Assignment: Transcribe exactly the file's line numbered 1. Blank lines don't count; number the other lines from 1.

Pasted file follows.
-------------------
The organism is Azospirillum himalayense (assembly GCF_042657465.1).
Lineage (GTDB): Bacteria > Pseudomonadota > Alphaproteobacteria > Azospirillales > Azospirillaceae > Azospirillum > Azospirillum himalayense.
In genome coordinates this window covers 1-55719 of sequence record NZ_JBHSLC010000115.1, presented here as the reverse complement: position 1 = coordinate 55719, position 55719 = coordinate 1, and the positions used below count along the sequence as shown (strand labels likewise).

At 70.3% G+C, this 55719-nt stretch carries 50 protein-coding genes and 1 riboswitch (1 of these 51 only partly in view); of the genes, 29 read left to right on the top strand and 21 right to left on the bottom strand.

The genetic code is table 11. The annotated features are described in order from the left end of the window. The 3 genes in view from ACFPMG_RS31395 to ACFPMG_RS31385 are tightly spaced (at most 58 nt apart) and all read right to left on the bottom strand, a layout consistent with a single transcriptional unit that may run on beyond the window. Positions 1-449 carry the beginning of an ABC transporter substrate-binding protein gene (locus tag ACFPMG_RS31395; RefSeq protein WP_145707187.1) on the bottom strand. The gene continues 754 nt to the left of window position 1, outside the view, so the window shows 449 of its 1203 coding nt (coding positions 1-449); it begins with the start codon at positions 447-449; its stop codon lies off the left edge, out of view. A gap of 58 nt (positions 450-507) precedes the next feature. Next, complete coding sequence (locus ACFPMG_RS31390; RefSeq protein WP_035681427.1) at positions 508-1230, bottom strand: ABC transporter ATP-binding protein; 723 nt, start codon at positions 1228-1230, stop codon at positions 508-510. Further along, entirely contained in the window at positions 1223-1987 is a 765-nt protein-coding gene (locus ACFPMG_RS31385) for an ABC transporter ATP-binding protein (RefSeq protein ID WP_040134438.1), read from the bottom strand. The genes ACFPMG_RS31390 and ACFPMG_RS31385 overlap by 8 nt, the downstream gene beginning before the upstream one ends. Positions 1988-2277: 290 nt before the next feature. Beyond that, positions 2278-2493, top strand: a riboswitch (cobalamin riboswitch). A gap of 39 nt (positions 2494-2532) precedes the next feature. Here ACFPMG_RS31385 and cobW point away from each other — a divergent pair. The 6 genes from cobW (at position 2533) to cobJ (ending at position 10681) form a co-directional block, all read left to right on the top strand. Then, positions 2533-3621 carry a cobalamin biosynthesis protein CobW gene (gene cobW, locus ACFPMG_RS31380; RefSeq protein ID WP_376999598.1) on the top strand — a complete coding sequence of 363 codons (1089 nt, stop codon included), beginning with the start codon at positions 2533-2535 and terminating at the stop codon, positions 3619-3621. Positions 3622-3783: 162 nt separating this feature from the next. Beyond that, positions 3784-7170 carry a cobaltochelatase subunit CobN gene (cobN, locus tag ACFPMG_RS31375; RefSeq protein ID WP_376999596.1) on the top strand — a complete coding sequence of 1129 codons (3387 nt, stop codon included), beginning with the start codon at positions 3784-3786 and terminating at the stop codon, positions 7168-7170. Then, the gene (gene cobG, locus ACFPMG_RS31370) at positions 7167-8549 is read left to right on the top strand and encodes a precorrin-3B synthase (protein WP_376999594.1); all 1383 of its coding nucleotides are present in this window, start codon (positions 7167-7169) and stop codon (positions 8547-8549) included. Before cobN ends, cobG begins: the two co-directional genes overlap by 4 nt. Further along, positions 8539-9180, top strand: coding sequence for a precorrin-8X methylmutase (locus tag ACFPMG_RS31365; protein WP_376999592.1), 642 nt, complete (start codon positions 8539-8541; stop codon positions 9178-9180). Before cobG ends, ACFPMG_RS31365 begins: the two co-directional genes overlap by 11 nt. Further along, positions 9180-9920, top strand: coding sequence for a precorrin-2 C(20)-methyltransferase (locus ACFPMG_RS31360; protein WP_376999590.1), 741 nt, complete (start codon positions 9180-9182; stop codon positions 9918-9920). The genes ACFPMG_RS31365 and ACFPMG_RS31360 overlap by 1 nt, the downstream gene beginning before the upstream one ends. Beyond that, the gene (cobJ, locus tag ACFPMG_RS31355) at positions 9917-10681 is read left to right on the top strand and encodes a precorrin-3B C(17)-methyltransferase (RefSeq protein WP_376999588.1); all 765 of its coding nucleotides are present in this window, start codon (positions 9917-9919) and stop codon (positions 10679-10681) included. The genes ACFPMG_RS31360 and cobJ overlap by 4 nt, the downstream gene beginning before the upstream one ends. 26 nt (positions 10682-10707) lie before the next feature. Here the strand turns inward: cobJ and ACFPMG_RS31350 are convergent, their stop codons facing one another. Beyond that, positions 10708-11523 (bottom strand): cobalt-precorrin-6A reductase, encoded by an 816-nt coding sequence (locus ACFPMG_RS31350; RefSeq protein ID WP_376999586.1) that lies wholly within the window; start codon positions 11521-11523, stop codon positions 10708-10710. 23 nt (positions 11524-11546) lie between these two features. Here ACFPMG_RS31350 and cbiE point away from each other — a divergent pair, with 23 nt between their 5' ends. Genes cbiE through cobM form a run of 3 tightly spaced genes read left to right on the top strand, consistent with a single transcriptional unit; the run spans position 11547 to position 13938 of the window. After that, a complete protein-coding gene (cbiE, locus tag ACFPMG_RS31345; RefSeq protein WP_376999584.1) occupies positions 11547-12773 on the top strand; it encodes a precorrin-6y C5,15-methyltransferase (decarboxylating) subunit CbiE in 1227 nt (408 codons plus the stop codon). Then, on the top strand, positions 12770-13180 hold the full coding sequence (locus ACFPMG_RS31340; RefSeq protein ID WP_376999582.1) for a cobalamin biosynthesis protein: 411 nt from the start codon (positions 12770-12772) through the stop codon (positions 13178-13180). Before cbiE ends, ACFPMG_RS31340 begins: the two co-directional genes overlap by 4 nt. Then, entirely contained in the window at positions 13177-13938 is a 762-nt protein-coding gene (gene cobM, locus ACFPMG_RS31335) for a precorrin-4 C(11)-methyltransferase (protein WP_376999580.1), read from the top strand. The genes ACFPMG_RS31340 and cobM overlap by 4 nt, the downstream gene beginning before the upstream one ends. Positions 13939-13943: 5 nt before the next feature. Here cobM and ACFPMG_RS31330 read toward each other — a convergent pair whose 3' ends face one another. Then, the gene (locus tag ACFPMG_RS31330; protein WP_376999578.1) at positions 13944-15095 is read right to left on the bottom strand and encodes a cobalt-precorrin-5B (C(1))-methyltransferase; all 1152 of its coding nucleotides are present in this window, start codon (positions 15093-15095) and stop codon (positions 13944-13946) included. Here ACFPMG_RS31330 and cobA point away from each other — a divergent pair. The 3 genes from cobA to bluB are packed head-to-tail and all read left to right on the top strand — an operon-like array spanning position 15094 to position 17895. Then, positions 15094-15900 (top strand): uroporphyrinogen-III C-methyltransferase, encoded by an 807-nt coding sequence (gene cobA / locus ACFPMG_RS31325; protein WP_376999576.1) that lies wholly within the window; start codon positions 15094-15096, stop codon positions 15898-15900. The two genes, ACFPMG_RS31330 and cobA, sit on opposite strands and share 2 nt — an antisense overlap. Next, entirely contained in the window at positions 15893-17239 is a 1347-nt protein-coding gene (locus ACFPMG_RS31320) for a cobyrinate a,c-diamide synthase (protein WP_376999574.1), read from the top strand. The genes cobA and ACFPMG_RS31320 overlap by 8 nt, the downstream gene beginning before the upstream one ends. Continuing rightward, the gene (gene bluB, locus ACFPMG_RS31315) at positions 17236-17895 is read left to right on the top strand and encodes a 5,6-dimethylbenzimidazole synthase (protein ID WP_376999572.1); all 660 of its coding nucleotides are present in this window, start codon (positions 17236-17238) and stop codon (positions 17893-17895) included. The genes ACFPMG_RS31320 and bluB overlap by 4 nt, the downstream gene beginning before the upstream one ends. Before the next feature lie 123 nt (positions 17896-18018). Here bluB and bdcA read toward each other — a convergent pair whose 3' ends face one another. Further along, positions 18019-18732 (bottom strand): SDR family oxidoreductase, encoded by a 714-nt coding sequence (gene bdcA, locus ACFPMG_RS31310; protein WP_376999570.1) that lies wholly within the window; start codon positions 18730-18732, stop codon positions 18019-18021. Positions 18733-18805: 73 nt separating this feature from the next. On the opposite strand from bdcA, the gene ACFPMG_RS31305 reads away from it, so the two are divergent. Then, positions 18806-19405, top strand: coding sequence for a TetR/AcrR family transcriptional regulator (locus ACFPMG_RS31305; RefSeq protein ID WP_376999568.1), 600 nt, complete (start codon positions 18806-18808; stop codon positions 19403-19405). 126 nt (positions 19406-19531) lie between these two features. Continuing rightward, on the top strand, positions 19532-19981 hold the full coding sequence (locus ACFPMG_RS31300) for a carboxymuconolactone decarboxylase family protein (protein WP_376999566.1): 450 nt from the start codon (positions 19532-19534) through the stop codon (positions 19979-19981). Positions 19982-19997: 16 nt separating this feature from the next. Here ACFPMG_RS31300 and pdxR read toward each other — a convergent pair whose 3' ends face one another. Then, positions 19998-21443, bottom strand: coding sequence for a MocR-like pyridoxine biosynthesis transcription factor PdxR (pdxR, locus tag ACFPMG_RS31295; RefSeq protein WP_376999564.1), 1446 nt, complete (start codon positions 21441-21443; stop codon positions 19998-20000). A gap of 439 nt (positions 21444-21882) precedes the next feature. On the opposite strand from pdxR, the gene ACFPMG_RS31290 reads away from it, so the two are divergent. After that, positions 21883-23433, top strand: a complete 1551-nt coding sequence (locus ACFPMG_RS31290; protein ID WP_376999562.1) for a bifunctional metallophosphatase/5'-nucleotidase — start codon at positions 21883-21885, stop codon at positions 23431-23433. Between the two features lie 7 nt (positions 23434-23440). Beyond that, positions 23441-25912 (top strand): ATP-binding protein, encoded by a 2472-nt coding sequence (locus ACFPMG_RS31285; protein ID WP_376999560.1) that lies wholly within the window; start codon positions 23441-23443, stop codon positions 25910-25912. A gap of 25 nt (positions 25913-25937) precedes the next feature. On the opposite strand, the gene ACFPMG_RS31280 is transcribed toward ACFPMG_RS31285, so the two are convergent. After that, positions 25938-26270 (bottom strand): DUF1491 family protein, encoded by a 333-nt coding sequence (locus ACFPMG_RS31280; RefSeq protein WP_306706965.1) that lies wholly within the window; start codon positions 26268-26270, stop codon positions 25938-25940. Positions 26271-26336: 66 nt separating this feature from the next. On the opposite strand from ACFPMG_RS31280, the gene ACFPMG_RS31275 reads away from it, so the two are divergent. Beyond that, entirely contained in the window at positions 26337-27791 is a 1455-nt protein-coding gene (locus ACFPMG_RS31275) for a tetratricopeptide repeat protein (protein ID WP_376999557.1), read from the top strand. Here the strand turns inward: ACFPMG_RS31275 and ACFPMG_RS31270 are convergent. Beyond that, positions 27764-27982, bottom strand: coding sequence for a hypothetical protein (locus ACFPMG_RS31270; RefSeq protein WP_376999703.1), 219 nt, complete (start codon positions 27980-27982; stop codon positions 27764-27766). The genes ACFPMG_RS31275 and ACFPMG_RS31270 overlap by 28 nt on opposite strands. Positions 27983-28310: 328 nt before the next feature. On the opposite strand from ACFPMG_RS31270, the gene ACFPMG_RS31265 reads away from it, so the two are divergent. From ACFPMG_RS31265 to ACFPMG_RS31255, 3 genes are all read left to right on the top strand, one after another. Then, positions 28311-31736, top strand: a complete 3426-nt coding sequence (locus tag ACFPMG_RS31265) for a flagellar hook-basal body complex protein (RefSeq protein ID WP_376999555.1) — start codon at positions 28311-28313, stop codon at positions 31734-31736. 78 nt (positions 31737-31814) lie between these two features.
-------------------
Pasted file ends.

The organism is Azospirillum himalayense (assembly GCF_042657465.1).